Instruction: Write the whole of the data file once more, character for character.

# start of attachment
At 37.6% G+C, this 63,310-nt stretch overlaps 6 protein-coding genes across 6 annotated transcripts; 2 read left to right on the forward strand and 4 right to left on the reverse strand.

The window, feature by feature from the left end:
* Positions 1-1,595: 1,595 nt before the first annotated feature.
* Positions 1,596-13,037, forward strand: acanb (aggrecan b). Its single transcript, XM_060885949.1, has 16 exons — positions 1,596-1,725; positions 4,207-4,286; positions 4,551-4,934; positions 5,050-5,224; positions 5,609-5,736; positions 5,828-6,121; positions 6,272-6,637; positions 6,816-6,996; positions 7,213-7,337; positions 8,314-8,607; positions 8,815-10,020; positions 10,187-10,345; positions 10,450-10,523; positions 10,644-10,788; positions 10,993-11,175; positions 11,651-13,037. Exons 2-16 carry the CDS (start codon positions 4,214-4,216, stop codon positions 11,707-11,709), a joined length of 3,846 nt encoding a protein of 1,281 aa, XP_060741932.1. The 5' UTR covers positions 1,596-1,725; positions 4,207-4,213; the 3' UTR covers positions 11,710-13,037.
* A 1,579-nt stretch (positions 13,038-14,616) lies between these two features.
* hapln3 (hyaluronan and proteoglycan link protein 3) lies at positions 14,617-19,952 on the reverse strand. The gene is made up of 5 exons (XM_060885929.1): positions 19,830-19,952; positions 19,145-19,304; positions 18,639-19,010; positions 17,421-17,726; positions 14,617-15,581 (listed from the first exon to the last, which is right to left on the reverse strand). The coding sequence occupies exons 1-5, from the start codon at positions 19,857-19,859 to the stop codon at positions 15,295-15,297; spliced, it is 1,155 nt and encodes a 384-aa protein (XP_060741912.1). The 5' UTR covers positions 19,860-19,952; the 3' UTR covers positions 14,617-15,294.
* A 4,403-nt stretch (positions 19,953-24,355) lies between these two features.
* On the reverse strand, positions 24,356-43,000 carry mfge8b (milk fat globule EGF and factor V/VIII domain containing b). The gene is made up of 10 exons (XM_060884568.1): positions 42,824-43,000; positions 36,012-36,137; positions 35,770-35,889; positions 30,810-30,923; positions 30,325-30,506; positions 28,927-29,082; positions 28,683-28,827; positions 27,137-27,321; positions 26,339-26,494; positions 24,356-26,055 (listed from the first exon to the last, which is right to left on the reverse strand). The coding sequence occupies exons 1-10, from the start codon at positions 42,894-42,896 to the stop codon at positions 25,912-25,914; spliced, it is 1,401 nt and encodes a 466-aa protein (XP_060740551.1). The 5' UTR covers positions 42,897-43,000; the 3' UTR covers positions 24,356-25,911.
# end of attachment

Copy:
At 37.6% G+C, this 63,310-nt stretch overlaps 6 protein-coding genes across 6 annotated transcripts; 2 read left to right on the forward strand and 4 right to left on the reverse strand.

The window, feature by feature from the left end:
* Positions 1-1,595: 1,595 nt before the first annotated feature.
* Positions 1,596-13,037, forward strand: acanb (aggrecan b). Its single transcript, XM_060885949.1, has 16 exons — positions 1,596-1,725; positions 4,207-4,286; positions 4,551-4,934; positions 5,050-5,224; positions 5,609-5,736; positions 5,828-6,121; positions 6,272-6,637; positions 6,816-6,996; positions 7,213-7,337; positions 8,314-8,607; positions 8,815-10,020; positions 10,187-10,345; positions 10,450-10,523; positions 10,644-10,788; positions 10,993-11,175; positions 11,651-13,037. Exons 2-16 carry the CDS (start codon positions 4,214-4,216, stop codon positions 11,707-11,709), a joined length of 3,846 nt encoding a protein of 1,281 aa, XP_060741932.1. The 5' UTR covers positions 1,596-1,725; positions 4,207-4,213; the 3' UTR covers positions 11,710-13,037.
* A 1,579-nt stretch (positions 13,038-14,616) lies between these two features.
* hapln3 (hyaluronan and proteoglycan link protein 3) lies at positions 14,617-19,952 on the reverse strand. The gene is made up of 5 exons (XM_060885929.1): positions 19,830-19,952; positions 19,145-19,304; positions 18,639-19,010; positions 17,421-17,726; positions 14,617-15,581 (listed from the first exon to the last, which is right to left on the reverse strand). The coding sequence occupies exons 1-5, from the start codon at positions 19,857-19,859 to the stop codon at positions 15,295-15,297; spliced, it is 1,155 nt and encodes a 384-aa protein (XP_060741912.1). The 5' UTR covers positions 19,860-19,952; the 3' UTR covers positions 14,617-15,294.
* A 4,403-nt stretch (positions 19,953-24,355) lies between these two features.
* On the reverse strand, positions 24,356-43,000 carry mfge8b (milk fat globule EGF and factor V/VIII domain containing b). The gene is made up of 10 exons (XM_060884568.1): positions 42,824-43,000; positions 36,012-36,137; positions 35,770-35,889; positions 30,810-30,923; positions 30,325-30,506; positions 28,927-29,082; positions 28,683-28,827; positions 27,137-27,321; positions 26,339-26,494; positions 24,356-26,055 (listed from the first exon to the last, which is right to left on the reverse strand). The coding sequence occupies exons 1-10, from the start codon at positions 42,894-42,896 to the stop codon at positions 25,912-25,914; spliced, it is 1,401 nt and encodes a 466-aa protein (XP_060740551.1). The 5' UTR covers positions 42,897-43,000; the 3' UTR covers positions 24,356-25,911.